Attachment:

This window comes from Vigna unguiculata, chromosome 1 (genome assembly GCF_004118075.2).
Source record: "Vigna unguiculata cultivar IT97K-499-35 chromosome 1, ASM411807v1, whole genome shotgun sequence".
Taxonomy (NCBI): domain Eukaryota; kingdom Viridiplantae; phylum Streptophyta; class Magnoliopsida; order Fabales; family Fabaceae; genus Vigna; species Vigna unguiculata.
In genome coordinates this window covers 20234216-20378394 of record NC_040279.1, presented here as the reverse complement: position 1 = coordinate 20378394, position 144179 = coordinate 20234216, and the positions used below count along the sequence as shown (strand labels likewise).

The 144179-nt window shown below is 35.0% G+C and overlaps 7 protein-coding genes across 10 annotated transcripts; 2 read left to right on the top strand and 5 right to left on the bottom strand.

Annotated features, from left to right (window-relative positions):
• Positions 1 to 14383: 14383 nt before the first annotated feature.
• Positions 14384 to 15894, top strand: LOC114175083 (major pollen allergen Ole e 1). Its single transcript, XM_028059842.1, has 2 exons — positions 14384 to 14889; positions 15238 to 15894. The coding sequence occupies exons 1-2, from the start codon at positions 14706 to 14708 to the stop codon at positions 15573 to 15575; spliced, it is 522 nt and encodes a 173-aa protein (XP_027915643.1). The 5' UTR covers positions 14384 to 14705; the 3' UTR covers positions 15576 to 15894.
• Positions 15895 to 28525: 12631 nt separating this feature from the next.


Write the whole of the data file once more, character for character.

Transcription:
This window comes from Vigna unguiculata, chromosome 1 (genome assembly GCF_004118075.2).
Source record: "Vigna unguiculata cultivar IT97K-499-35 chromosome 1, ASM411807v1, whole genome shotgun sequence".
Taxonomy (NCBI): domain Eukaryota; kingdom Viridiplantae; phylum Streptophyta; class Magnoliopsida; order Fabales; family Fabaceae; genus Vigna; species Vigna unguiculata.
In genome coordinates this window covers 20234216-20378394 of record NC_040279.1, presented here as the reverse complement: position 1 = coordinate 20378394, position 144179 = coordinate 20234216, and the positions used below count along the sequence as shown (strand labels likewise).

The 144179-nt window shown below is 35.0% G+C and overlaps 7 protein-coding genes across 10 annotated transcripts; 2 read left to right on the top strand and 5 right to left on the bottom strand.

Annotated features, from left to right (window-relative positions):
• Positions 1 to 14383: 14383 nt before the first annotated feature.
• Positions 14384 to 15894, top strand: LOC114175083 (major pollen allergen Ole e 1). Its single transcript, XM_028059842.1, has 2 exons — positions 14384 to 14889; positions 15238 to 15894. The coding sequence occupies exons 1-2, from the start codon at positions 14706 to 14708 to the stop codon at positions 15573 to 15575; spliced, it is 522 nt and encodes a 173-aa protein (XP_027915643.1). The 5' UTR covers positions 14384 to 14705; the 3' UTR covers positions 15576 to 15894.
• Positions 15895 to 28525: 12631 nt separating this feature from the next.